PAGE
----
Fighting the “war against corruption” being waged within the V.I. Department of Justice takes the right “weapons and tools” but former V.I. Attorney General designee Soraya Diase-Coffelt said at a news conference Friday that directives and staffing appointments coming from Government House took away her ability to lead.
Diase-Coffelt said she wasn’t out to attack Gov. Kenneth Mapp and other members of his administration by detailing the circumstances that forced her to resign after just 10 days on the job. Instead, she said she had heard the “cries of the people” for hope, and wanted to let residents know that they can make the push for senators to change the law and create an independent Department of Justice that could effectively uncover and prosecute government corruption.
During the press conference on St. Thomas, Diase-Coffelt said that during her 10 days on the job, she was forced to accept appointments she didn’t agree with, while losing staff that she objected to being fired.
“Leaving was very difficult for me. I was very saddened by having to make that decision, but I saw the handwriting on the wall,” she said Friday. “My power was already being significantly curtailed, and I knew that I was going to be eventually a puppet … and that’s what I refuse to be.”
By law, the governor appoints the V.I. attorney general and higher level attorneys within the department, but after being told that she would be “allowed to pick her own team,” Diase-Coffelt said that she opened up the process to what was left of the Department of Justice staff, allowing them to submit recommendations, resumes and applications for higher level management positions. Diase-Coffelt said she also brought in Kevin Rodriguez, who served as Personnel director under former Gov. Charles W. Turnbull, to help with the transition process and assess the department’s staffing situation.
“However, I was forced to accept upper level staffing changes that I did not agree with and had not even been consulted on,” she said. “I was treated as a messenger as I was given letters by the (governor’s) chief of staff to give to two managing attorneys who were being fired the very afternoon that I was given the letters. I was not consulted on these firings and objected to them, especially since these individuals had the experience I needed to move forward.”
Diase-Coffelt said she also received a call after post-inaugural activities on St. John from a DOJ employee, informing her that now acting Attorney General Terri Griffiths had been brought on as solicitor general, but that the appointment could not be announced for a few weeks since Griffiths still had a case pending in court. V.I. law prohibits an attorney to work within Justice while also having their own private practice and Diase-Coffelt said her objections to hiring Griffiths were agreed to by both Mapp and Lt. Gov. Osbert Potter.
“Unbeknownst to me, however, things began to transpire behind my back and within less than a week later I was told that the governor had changed his mind and now insisted that this attorney be given the high level position after all,” Diase-Coffelt said. “Government House’s response to my objection was that I not communicate with that attorney while that attorney was working at the Department of Justice. In other words, I was told that this attorney was untouchable.”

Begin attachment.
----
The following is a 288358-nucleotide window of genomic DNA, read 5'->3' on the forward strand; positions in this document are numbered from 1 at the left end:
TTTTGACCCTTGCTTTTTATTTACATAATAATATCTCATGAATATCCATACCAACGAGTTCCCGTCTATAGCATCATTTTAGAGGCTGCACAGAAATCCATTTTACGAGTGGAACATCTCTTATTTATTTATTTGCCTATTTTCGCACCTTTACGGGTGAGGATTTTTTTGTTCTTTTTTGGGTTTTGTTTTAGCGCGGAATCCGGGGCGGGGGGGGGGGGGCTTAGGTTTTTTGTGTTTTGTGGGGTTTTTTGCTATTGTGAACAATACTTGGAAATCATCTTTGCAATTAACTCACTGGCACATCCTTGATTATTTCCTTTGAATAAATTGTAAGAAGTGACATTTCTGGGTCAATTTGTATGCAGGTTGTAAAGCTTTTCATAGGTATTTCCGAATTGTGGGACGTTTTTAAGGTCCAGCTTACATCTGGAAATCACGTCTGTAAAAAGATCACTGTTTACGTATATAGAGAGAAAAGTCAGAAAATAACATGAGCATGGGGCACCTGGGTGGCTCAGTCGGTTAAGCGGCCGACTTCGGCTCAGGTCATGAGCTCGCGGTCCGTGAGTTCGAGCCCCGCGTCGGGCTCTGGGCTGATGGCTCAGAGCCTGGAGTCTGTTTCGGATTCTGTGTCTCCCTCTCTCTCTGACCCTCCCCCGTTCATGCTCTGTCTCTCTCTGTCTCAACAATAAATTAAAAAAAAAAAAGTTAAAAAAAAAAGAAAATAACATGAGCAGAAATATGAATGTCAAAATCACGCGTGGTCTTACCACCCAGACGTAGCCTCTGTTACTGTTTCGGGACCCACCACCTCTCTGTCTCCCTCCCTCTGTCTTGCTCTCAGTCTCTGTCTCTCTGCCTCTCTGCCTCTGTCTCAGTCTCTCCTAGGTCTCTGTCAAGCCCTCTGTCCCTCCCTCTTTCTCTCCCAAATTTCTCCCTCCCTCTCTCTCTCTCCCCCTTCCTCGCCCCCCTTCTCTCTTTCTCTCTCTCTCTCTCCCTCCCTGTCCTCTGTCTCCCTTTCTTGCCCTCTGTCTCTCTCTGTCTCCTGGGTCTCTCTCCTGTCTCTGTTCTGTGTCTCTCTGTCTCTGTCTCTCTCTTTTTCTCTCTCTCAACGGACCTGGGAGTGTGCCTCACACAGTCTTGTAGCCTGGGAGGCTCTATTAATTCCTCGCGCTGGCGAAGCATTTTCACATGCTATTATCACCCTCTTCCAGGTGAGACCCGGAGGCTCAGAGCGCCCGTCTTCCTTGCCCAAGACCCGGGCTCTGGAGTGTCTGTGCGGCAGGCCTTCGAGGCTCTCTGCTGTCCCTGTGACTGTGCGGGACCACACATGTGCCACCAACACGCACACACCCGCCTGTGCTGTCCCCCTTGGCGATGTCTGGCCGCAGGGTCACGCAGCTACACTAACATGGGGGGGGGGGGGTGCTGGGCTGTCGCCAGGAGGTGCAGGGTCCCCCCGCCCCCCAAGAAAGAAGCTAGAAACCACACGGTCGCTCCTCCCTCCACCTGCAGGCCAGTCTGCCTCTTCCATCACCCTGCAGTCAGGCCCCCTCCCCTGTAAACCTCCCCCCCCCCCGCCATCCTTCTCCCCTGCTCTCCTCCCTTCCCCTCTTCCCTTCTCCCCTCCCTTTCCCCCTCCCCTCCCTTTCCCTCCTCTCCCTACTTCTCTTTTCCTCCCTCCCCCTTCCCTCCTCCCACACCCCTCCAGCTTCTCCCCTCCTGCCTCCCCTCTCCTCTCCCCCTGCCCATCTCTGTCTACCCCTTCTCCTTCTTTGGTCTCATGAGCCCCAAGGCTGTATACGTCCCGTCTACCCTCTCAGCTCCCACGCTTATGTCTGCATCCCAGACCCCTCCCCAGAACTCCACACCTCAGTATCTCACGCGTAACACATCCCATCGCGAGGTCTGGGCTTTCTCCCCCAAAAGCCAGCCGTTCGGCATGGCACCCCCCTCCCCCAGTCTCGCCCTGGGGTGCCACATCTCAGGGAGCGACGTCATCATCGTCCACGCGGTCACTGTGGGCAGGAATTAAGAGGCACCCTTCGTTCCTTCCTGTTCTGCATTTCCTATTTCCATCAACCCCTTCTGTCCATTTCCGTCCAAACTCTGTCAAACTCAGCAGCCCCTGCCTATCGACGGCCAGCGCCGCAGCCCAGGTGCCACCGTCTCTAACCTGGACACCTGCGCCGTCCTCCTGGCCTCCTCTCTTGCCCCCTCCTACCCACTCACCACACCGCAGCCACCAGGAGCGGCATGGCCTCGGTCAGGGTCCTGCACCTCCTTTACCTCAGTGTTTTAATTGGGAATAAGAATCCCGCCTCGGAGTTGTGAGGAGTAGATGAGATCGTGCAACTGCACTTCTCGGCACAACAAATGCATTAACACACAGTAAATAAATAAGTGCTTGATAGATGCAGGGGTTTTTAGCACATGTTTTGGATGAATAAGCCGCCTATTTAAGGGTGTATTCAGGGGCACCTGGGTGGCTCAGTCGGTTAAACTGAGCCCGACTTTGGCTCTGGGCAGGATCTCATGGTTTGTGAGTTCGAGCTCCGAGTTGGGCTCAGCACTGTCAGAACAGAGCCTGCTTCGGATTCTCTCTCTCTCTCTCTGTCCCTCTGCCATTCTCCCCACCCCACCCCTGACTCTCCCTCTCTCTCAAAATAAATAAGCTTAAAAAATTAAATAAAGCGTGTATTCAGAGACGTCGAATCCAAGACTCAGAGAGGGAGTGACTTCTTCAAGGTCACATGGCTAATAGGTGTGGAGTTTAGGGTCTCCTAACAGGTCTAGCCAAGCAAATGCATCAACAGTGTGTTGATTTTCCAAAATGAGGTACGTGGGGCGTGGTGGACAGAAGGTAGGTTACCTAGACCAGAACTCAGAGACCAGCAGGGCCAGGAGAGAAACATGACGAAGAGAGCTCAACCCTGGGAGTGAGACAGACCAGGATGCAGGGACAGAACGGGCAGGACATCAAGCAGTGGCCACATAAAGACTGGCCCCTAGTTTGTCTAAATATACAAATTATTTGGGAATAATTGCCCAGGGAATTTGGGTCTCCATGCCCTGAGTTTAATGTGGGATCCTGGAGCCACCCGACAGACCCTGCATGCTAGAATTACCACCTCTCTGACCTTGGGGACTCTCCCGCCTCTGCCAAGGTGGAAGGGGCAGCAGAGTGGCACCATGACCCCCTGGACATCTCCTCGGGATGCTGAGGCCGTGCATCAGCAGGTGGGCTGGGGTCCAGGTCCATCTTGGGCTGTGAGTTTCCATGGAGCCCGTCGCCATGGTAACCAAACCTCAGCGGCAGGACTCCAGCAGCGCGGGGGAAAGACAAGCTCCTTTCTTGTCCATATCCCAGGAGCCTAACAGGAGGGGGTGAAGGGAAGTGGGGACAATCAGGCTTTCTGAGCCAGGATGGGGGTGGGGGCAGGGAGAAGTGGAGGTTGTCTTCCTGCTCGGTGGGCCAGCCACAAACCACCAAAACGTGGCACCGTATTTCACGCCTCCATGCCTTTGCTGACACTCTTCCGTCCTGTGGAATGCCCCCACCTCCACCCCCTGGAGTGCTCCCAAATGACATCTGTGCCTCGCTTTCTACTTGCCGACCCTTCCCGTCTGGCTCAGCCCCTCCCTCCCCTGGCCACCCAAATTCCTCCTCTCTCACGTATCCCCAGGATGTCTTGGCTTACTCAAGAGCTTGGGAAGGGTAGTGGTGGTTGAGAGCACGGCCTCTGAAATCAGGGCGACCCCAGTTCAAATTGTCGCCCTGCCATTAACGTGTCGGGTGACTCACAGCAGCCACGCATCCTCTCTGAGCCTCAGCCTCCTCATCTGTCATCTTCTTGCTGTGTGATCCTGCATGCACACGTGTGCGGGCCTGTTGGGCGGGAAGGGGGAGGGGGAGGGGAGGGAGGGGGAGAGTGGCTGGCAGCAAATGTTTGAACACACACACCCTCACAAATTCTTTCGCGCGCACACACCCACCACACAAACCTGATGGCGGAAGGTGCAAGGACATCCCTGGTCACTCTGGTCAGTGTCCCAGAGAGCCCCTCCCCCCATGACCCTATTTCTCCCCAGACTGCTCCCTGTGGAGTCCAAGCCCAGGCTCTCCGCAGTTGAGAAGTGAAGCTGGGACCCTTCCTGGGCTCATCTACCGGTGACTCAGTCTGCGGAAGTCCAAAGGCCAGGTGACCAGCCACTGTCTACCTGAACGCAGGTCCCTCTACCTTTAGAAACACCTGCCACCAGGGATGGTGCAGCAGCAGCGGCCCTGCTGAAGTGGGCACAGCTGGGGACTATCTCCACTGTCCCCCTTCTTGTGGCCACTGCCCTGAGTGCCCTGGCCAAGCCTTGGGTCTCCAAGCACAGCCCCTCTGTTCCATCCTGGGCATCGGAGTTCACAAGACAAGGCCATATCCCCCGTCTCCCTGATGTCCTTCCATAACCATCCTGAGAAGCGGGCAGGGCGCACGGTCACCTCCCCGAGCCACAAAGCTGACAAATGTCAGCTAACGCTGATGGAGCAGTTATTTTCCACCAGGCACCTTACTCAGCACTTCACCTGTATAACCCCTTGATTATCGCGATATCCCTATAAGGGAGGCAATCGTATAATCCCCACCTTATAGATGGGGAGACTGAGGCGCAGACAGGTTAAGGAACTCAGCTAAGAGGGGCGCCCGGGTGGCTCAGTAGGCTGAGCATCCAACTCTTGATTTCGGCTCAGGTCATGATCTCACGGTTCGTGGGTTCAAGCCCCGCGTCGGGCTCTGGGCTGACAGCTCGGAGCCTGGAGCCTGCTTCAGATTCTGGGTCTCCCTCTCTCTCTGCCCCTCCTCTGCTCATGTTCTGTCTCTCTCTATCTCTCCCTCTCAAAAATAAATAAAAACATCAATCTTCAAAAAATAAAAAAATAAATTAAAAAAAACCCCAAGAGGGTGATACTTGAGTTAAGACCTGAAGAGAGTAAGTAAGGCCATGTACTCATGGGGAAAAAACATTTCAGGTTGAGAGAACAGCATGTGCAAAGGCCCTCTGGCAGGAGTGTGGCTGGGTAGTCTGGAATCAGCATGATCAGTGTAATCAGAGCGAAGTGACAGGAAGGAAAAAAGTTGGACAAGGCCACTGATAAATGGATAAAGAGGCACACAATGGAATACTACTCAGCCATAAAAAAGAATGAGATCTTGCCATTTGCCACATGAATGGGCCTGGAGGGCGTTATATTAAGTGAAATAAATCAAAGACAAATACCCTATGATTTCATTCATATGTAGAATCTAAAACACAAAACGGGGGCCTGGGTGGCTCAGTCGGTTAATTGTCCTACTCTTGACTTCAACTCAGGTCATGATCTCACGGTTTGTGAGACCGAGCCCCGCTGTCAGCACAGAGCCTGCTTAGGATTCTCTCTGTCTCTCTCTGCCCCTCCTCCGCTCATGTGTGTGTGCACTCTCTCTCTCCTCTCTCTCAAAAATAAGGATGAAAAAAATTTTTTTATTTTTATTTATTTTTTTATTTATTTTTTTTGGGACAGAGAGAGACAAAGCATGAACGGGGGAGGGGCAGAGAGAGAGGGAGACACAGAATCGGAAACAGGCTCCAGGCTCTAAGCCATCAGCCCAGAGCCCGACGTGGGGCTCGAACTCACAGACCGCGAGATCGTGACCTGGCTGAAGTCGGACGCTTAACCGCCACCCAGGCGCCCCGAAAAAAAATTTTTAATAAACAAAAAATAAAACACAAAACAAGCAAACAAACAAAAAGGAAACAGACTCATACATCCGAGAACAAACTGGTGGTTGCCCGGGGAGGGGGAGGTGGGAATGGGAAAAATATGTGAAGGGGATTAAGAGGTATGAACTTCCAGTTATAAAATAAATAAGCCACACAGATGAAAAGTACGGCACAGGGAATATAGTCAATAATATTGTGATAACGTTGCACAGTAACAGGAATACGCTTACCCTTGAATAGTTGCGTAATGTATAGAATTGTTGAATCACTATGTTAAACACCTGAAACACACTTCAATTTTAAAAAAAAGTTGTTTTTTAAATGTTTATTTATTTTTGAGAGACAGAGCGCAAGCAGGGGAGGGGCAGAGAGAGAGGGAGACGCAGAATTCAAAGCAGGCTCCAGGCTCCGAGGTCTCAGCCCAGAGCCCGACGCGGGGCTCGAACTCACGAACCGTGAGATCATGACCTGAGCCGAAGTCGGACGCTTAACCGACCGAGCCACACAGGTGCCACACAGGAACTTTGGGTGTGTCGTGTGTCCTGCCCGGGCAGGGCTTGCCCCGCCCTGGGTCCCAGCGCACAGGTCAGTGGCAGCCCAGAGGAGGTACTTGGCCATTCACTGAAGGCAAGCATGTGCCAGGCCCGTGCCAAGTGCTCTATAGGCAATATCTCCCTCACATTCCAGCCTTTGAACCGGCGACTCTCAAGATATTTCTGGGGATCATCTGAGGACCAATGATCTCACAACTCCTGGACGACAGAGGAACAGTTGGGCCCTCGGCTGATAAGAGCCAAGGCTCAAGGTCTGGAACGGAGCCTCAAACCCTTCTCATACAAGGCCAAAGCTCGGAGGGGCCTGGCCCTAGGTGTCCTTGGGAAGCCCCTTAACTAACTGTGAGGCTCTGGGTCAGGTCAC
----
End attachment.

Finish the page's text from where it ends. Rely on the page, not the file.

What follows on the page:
Rodriguez, meanwhile, lasted a day and a half on the job.
“At noon on Jan. 8, I received a call from the governor’s chief of staff, who ordered me to ‘get rid of him,” and have him ‘leave the building immediately,’ Diase-Coffelt said. She added that while on the job, neither she nor Rodriguez — who she said had pinpointed several deficiencies and outlined ways to bring in federal money to hire more staff — were given the opportunity to interview anyone.
Justice’s Special Investigations Division is charged with handling confidential investigations and work outside the V.I. Police Department and Diase-Coffelt said Friday that it was currently without a director and had been “whittled” down to a four-person staff. Two resumes for potential division heads were submitted, and Diase-Coffelt said Friday that she had been told that the governor was “looking into it.”
“Then I received a resume from the governor for his family member, who was to head that department,” Diase-Coffelt said. “In my opinion, that individual didn’t have the experience or qualifications necessary and to have such a person involved in criminal investigations at the Department of Justice was also totally unacceptable to me.”
Diase-Coffelt refuted the statement issued by Government House shortly after she resigned on Jan. 15, which said she resigned because of “a staffing conflict with personnel assembled by the administration.”
“Those were not the true problems, which are much more egregious and profound,” she said. “There were also additional serious problems that I faced and endured … it is my firm belief that the Department of Justice cannot be treated as a governor’s private law firm.”
Wrapping up the press conference, Diase-Coffelt said her goal was to create a Justice Department that “rivaled” the U.S. Attorney’s Office in “experience, professionalism and confidentiality.”
“Rampant corruption will continue unabated and justice will never be achieved if we allow the status quo to remain and business as usual to run the day,” she said.
The press conference comes on the heels of the resignations of two DOJ prosecutors, including attorney Douglas Sprotte, who said he attended the press conference Friday on his own behalf.